After showing us how Chicken McNuggets and McRib patties are made, McDonald's is back with yet another video in what we like to refer to as the company's truth-telling campaign. The latest video is far less frozen and complicated than the previous two menu items and is aptly titled "What Are McDonald's Fries Made Of?"
Once again, host Grant Imahara of "Mythbusters" fame leads the way, asking the plant manager the one question McDonald's customers have asked themselves: "Are the fries even made out of potatoes?" And furthermore, "Are they ground up and mushed into the fry shape?"
Here's how McDonald's fries made, from start to freezing:
Step 1: Potatoes are transferred from the farm to the potato plant.
Step 2: The potatoes are cut.
Step 3: Ingredients are dipped to "control color, add dextrose and sodium acid pyrophosphate."
Step 4: Potatoes are partially fried for a "crisp, outer shell."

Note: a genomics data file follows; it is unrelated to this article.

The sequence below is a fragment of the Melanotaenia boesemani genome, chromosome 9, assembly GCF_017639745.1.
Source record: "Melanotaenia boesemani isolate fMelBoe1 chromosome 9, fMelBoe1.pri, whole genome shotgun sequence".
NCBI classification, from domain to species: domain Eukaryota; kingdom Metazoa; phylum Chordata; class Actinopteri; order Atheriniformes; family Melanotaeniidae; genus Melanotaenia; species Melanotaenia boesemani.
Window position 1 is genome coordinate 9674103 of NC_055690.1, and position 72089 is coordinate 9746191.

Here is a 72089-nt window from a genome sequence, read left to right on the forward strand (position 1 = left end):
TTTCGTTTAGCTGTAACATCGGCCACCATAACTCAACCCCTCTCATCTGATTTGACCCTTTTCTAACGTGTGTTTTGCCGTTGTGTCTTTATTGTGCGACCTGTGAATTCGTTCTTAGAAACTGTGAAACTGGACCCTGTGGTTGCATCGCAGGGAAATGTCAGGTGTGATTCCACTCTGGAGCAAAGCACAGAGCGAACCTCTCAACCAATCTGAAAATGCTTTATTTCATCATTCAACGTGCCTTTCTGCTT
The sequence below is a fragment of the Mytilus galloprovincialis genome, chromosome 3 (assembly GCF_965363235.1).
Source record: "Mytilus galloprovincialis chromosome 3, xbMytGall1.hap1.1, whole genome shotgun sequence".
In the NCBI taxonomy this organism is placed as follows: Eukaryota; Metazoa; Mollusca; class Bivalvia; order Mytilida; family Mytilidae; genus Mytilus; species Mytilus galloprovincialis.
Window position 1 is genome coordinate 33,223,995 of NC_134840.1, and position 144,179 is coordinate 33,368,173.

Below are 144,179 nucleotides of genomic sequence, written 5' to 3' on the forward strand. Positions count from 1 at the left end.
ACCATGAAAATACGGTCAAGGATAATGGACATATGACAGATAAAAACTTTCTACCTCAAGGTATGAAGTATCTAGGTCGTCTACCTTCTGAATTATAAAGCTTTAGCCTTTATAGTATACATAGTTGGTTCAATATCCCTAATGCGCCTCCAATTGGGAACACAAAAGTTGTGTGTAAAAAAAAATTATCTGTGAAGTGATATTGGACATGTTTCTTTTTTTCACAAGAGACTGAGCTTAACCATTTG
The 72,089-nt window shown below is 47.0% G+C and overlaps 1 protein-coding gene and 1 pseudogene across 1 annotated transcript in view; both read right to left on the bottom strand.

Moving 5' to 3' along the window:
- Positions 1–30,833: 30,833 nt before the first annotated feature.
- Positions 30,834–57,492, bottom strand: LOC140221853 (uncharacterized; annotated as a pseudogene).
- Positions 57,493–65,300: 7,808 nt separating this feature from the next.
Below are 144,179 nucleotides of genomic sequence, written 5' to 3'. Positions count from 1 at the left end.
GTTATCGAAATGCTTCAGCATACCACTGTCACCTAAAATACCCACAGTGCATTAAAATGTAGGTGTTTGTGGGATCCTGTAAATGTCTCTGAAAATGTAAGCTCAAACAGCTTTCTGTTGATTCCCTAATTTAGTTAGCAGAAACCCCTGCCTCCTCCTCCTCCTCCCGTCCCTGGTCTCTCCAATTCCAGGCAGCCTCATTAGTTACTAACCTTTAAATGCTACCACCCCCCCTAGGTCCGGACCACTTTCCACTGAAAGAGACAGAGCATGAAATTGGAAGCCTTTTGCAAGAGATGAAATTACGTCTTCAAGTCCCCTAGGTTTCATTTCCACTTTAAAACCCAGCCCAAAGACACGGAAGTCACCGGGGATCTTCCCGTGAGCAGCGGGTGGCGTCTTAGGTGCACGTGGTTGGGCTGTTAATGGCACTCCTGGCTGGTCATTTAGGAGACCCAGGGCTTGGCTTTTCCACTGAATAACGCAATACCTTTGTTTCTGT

Step 5: Potatoes go into a "frozen tunnel" for freezing, then are sent to McDonald's stores.
There are a few fun takeaways from this video, like the fact that McDonald's shoots potatoes through a cutting device at 60-70 mph. But there are also a few less-than-awesome moments.
Dextrose (aka sugar) is added to McDonald's fries, as is sodium acid pyrophosphate to limit the "greying" of fries after freezing. And despite the "farm-to-table" approach this video takes, similar to the one McDonald's Canada tried in 2012, fries are still not healthy for you, with a small order of fries coming in at 230 calories and 11 grams of fat. So no matter how great the fries look, they're still not great for your diet.